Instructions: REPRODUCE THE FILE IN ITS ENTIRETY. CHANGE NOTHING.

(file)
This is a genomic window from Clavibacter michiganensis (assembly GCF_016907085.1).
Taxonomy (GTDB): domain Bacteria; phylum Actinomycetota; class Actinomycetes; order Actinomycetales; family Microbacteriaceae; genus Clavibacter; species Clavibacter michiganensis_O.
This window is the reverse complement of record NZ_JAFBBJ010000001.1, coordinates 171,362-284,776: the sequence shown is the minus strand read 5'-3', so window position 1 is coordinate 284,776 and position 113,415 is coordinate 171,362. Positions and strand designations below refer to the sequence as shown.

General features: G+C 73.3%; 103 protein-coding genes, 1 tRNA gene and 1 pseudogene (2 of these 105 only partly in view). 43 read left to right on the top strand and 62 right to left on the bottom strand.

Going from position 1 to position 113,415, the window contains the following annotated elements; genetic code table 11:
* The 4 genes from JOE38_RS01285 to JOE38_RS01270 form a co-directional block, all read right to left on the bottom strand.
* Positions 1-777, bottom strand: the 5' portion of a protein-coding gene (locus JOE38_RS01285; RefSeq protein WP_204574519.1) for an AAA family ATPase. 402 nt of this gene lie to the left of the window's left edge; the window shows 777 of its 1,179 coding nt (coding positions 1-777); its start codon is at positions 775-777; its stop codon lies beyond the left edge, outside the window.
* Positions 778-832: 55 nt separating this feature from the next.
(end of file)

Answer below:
This is a genomic window from Clavibacter michiganensis (assembly GCF_016907085.1).
Taxonomy (GTDB): domain Bacteria; phylum Actinomycetota; class Actinomycetes; order Actinomycetales; family Microbacteriaceae; genus Clavibacter; species Clavibacter michiganensis_O.
This window is the reverse complement of record NZ_JAFBBJ010000001.1, coordinates 171,362-284,776: the sequence shown is the minus strand read 5'-3', so window position 1 is coordinate 284,776 and position 113,415 is coordinate 171,362. Positions and strand designations below refer to the sequence as shown.

General features: G+C 73.3%; 103 protein-coding genes, 1 tRNA gene and 1 pseudogene (2 of these 105 only partly in view). 43 read left to right on the top strand and 62 right to left on the bottom strand.

Going from position 1 to position 113,415, the window contains the following annotated elements; genetic code table 11:
* The 4 genes from JOE38_RS01285 to JOE38_RS01270 form a co-directional block, all read right to left on the bottom strand.
* Positions 1-777, bottom strand: the 5' portion of a protein-coding gene (locus JOE38_RS01285; RefSeq protein WP_204574519.1) for an AAA family ATPase. 402 nt of this gene lie to the left of the window's left edge; the window shows 777 of its 1,179 coding nt (coding positions 1-777); its start codon is at positions 775-777; its stop codon lies beyond the left edge, outside the window.
* Positions 778-832: 55 nt separating this feature from the next.